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High-Tech Sleuthing Key To Hunt For Ships In Arctic (Video)

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(N.Morgan) In the quest to locate the Franklin Expedition shipwreck, it took an arsenal of electronic devices to hunt down the wreckage.There were multi-beam 3D sonar towfishes, pinging off uncharted Arctic seabed, as hydrographers’ boats found the clearest paths to prime search areas. Underwater archeologists used less sophisticated sidescan sonar, towed behind a boat, to scan the seafloor for telltale shapes that could lead them to a wreck. The Klein System 3000, a silver bullet-nosed towfish with two black fins, delivered big time by creating the sonar image that gave Parks Canada underwater archeologists that eureka moment last week. But it was their Falcon Seaeye remotely operated vehicle, or ROV, that put eyes on one of Sir John Franklin’s three-masters for the first time since Inuit reported seeing the deserted vessel floating on an ice floe in the mid-19th century.

 

 

 

 

 

The Franklin Expedition was a British voyage of Arctic exploration led by Captain Sir John Franklin that departed England in 1845. A Royal Navy officer and experienced explorer, Franklin had served on three previous Arctic expeditions, the latter two as commanding officer. His fourth and last, undertaken when he was 59, was meant to traverse the last unnavigated section of the Northwest Passage. After a few early fatalities, the two ships became icebound in Victoria Strait near King William Island in the Canadian Arctic. The entire expedition complement, including Franklin and 128 men, was lost.

 

 

 

 

 

 

Pressed by Franklin’s wife and others, the Admiralty launched a search for the missing expedition in 1848. Prompted in part by Franklin’s fame and the Admiralty’s offer of a finder’s reward, many subsequent expeditions joined the hunt, which at one point in 1850 involved eleven British and two American ships. Several of these ships converged off the east coast of Beechey Island, where the first relics of the expedition were found, including the graves of three crewmen. In 1854, explorer John Rae, while surveying near the Canadian Arctic coast southeast of King William Island, acquired relics of and stories about the Franklin party from the Inuit. A search led by Francis Leopold McClintock in 1859 discovered a note left on King William Island with details about the expedition’s fate. Searches continued through much of the 19th century. In 2014, one of the ships was located west of O’Reilly Island, in the eastern portion of Queen Maud Gulf, in the waters of the Arctic archipelago.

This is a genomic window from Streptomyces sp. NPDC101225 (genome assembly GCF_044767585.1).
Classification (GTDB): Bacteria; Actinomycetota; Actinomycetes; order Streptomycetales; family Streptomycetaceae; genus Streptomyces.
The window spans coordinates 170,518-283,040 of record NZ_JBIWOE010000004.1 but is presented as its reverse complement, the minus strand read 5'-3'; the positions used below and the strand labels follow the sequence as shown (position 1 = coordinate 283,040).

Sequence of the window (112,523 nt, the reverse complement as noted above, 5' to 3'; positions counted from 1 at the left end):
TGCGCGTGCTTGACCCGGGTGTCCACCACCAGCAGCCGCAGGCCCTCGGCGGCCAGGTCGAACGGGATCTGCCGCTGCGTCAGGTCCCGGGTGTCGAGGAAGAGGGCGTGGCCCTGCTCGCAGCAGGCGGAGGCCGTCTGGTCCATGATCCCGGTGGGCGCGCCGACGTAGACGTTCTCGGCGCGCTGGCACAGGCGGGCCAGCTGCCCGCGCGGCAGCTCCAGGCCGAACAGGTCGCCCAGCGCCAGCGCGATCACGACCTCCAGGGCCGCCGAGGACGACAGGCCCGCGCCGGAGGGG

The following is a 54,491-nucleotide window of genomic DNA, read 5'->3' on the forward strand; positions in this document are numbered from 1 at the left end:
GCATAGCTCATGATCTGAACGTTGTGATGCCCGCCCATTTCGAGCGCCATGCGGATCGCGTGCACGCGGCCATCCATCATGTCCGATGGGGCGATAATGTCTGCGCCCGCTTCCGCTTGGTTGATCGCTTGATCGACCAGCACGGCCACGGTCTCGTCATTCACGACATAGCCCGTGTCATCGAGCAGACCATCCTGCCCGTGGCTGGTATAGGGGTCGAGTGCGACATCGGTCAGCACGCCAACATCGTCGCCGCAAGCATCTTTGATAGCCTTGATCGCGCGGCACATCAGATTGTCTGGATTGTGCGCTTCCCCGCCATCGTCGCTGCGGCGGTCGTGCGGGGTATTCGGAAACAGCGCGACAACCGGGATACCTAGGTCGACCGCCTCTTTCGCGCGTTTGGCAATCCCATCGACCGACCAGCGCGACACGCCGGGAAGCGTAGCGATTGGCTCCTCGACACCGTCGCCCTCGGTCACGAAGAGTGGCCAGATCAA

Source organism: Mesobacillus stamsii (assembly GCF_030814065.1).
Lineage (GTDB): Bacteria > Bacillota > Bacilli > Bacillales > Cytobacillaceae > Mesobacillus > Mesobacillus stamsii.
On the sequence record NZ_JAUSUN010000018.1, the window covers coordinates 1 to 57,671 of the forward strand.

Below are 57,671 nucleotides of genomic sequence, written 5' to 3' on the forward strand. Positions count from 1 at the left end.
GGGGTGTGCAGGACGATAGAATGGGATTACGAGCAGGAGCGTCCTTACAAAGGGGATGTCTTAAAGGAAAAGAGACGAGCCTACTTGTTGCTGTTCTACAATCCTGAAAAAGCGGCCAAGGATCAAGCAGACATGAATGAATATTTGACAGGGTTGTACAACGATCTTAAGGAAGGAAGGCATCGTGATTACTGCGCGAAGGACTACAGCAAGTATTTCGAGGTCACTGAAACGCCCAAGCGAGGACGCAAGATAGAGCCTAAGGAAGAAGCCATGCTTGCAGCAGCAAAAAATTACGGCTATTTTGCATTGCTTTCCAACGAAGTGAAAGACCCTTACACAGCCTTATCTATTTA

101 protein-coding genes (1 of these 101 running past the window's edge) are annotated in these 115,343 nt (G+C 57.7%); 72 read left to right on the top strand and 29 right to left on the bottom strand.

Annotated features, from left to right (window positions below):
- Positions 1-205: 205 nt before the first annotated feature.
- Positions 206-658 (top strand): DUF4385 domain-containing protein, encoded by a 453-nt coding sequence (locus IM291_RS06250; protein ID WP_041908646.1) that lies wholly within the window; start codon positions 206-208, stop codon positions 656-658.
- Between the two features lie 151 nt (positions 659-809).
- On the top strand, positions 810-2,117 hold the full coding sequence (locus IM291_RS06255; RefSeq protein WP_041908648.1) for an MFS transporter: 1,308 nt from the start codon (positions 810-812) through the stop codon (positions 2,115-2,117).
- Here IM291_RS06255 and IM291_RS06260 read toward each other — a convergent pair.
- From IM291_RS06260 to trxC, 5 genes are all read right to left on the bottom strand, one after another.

The technology used to locate the wreck was extraordinary.The ROV was attached by fiber optic cables to a control unit piloted by senior underwater archeologist Ryan Harris. In rolling seas, battling currents and looming Arctic darkness, he deftly steered the ROV toward the wreck to get stunning video from the vehicle’s high-resolution camera. He had to be extremely careful not to collide with the wreck, more to protect the integrity of the historic site than to avoid damaging the ROV. Surveyors also used LiDAR, or laser technology that creates incredibly detailed images from the air and on land. Douglas Stenton, Nunavut’s director of heritage, and Robert Park, a University of Waterloo archeology professor also used LiDAR to map the crucial discovery of pieces of a wooden deck plug from a Franklin Expedition ship.

 

 

They borrowed the expensive equipment from S. Brooke Milne, an anthropology professor at the University of Manitoba, to field test it during about of month of mapping archeology sites. LiDAR images give the archeologists an exquisitely detailed map of site surfaces so they can detect even the slightest impact of tourism on Nunavut’s heritage. It proved essential when two pieces of a deck plug from one of the Franklin Expedition ships was found on land last week, a discovery that lead to the historic find of the sunken wreck. Some of the most cutting-edge devices deployed in the search were made by Canadian firms.

 

 

They include Arctic Explorer, an autonomous underwater vehicle, or robot sub, more than seven meters long. It was built by International Submarine Engineering Ltd. in Port Coquitlam, B.C. and carries state-of-the-art sonar. Deployed from HMCS Kingston far north of where the Franklin wreck was discovered, and closer to the last reported position of HMS Erebus and HMS Terror, the Arctic Explorer scans the seabed for hours at a time and returns on its own to the mother ship. Bringing the different devices together in extreme Arctic conditions, and proving they can pay off against long odds, is one of the spinoff benefits of finding the 19th century shipwreck. “We always say, ‘The right tool for the right job,’” said Scott Youngblut, hydrographer-in-charge at the Canadian Hydrographic Service. “We take all sorts of different technology and match it up to the particular conditions we’re in.”

 

 

 

 

 

 

More Stories Contributed By N. Morgan

 

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